Genki is completely in English, there are not translations in different languages available like it is the case with Minna. Seriously, it sounds to me like you get along quite good with the textbook – stick with it. Don’t confuse yourself with another textbook. Rather finish Minna no nihongo and then move on to something more intermediate.

          • Alena

            Probably it’s not really correct to compare these two books, but which one you would recommend more? The Understanding basic Japanese grammar has deep explanations but lack of grammar structures(though not for beginners). On the other hand, Essential Japanese expressions has a lack of explanations but contains tons of grammar structures. Ugh! Can’t decide which one to pick.

            I know. I meant there are a lot of non-Japanese text in Genki book(from what I’ve seen). In Minna everything is in Japanese, so you need to strain your brain to understand what they want from you. I think this is good.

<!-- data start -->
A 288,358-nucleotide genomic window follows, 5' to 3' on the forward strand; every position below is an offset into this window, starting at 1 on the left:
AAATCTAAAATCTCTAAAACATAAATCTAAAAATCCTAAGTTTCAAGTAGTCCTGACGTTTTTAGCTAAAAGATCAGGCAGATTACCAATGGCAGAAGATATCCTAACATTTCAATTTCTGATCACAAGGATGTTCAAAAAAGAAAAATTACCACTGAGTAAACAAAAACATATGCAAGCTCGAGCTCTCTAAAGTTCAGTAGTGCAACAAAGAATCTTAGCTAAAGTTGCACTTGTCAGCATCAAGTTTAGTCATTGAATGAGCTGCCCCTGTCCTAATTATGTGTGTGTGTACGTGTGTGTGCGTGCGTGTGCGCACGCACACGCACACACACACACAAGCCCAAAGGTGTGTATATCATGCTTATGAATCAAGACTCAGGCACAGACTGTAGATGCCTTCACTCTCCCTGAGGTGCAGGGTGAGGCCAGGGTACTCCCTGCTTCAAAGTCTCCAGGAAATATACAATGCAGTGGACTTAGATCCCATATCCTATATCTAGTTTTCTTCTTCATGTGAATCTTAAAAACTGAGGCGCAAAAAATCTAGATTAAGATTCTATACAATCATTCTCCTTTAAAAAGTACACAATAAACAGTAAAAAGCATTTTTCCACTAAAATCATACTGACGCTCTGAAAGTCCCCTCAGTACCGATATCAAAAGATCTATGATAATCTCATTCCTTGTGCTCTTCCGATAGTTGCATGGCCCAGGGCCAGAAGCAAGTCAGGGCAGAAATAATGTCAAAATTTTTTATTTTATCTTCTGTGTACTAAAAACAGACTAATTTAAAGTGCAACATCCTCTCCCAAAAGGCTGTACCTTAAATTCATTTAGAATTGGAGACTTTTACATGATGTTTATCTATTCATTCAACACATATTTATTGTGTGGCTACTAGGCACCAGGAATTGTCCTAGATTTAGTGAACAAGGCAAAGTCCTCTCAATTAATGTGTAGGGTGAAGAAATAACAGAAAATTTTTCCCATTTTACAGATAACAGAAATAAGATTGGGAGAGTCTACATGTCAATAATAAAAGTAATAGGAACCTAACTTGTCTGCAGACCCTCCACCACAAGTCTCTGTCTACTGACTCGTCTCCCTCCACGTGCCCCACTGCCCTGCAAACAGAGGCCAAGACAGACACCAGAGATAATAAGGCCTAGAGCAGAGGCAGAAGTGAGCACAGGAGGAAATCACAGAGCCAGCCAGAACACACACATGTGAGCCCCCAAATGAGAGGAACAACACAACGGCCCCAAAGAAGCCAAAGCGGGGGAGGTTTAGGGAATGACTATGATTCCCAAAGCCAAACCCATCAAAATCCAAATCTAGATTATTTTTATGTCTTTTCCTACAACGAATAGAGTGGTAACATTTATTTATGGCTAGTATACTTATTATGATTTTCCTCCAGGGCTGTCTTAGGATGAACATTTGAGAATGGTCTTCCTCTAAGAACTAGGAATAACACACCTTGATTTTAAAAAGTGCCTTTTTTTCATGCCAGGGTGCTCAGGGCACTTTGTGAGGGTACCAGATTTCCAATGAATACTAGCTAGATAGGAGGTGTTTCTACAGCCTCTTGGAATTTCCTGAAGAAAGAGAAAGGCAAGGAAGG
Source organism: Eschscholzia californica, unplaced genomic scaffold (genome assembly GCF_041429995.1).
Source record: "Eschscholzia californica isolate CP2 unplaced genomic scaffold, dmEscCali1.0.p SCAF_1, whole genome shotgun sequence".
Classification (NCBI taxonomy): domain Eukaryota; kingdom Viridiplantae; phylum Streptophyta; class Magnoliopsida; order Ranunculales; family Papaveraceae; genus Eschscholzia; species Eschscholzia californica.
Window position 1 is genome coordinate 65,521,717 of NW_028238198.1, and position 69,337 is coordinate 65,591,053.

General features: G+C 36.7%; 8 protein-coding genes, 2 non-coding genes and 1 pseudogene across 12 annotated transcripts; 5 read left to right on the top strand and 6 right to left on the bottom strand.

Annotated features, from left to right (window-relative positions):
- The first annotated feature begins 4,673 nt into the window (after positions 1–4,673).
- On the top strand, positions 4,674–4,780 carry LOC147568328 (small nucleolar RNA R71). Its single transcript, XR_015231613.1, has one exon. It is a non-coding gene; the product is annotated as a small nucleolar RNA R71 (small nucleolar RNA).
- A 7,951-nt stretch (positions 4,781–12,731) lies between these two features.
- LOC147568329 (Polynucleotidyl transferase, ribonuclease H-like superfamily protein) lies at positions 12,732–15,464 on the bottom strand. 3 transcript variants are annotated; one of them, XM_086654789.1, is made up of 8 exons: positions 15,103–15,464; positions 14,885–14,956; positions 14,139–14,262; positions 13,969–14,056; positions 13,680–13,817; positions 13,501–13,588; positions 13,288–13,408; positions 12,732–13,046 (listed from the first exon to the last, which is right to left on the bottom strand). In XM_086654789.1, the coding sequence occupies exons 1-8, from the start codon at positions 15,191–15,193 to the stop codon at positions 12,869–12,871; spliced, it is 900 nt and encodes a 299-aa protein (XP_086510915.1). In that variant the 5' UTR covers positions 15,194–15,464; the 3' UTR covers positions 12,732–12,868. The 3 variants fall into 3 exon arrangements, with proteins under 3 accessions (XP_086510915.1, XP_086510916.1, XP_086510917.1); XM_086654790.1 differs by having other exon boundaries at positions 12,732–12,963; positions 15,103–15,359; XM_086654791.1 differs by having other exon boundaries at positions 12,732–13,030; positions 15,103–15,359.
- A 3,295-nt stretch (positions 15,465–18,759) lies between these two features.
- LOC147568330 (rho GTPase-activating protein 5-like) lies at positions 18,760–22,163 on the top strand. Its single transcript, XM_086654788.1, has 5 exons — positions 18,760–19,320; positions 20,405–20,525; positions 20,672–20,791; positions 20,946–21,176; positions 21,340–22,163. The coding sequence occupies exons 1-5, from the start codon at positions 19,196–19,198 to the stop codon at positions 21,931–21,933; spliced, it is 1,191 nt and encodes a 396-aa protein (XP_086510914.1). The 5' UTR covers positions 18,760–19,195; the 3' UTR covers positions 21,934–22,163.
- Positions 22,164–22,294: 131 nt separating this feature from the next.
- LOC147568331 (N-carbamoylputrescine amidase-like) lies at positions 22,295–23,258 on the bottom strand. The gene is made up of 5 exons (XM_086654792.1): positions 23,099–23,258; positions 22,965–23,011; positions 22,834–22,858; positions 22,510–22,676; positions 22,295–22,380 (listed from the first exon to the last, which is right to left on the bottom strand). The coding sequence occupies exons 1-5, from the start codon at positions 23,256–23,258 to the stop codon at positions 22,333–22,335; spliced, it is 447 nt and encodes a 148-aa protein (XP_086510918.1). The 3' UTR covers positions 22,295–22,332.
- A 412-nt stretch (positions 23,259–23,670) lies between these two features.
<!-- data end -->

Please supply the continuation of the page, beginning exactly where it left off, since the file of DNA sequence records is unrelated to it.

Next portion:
Thank you for this advice. Hope to read your reviews of some books for intermediate learners in the future(or maybe there are some already but I missed them).

          • Tough choice. I really love both but they’re not really for the same purpose. Just choose what you’re most interested in :)

          • Alena

            Thank you sensei for advices. I’ll choose wisely. ( ̄^ ̄)ゞ

  • Pingback: Nihongo Nikki Noto (Writing a Diary in Japanese) - Japanese Tease()

  • Becky